|By Over30 (Over30) on Wednesday, June 02, 2004 - 04:55 pm: Edit|
I was looking at a practice SAT test and came to question 22 on the May 2002 test, which several of us couldn't find a correct answer among the answer choices
"IF x - 3 < 2 and y + 1 < -3, then the value of x + y could be
|By Optimizerdad (Optimizerdad) on Wednesday, June 02, 2004 - 05:00 pm: Edit|
x - 3 < 2 implies x < 5
and y + 1 < -3 implies y < -4
so x+y < (max value of x) + (max value of y)
< 5 -4
Among the possible answers, only (A) satisfies this condition.
|By Number9 (Number9) on Wednesday, June 02, 2004 - 05:00 pm: Edit|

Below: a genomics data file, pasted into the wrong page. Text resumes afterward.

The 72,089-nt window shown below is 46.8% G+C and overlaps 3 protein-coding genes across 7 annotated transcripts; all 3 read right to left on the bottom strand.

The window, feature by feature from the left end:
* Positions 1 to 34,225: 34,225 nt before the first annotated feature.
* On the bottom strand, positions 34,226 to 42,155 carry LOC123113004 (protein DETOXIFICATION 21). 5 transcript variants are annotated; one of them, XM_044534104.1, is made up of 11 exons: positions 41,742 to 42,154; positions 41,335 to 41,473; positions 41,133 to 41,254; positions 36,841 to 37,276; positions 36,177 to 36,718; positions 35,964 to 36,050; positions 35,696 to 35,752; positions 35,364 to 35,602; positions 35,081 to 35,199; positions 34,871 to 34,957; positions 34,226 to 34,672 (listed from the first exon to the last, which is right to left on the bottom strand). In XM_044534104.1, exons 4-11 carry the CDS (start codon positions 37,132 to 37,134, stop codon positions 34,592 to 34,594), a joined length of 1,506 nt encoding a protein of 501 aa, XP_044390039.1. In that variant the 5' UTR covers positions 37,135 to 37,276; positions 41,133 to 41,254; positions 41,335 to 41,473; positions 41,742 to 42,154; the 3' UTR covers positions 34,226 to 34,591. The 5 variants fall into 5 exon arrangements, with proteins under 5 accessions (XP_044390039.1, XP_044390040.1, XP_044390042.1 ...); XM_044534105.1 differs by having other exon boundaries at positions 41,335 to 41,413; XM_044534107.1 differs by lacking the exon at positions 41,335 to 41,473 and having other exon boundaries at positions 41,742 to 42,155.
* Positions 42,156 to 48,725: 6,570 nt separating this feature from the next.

|By Optimizerdad (Optimizerdad) on Wednesday, June 02, 2004 - 05:05 pm: Edit|
Sorry, x=6 is infeasible; 6-3 is 3, which is not < 2.
|By Benzinspeicher (Benzinspeicher) on Wednesday, June 02, 2004 - 08:40 pm: Edit|
ok, i see that x-3<2; i say "what minus three equals two? wait, the number five scratches my itch; but the solution has to be less than two." and then i do the same with the other inequality and see that "y" would have to be less than -4. Then I perform the requested operation: x+y, or 5-4, and I get the value 1. Then I look at all the answer choices, and I see that only (a), which is 0, fits.
|By Number9 (Number9) on Wednesday, June 02, 2004 - 10:22 pm: Edit|
Hehe, I misread the question. You caught me before I edited it.
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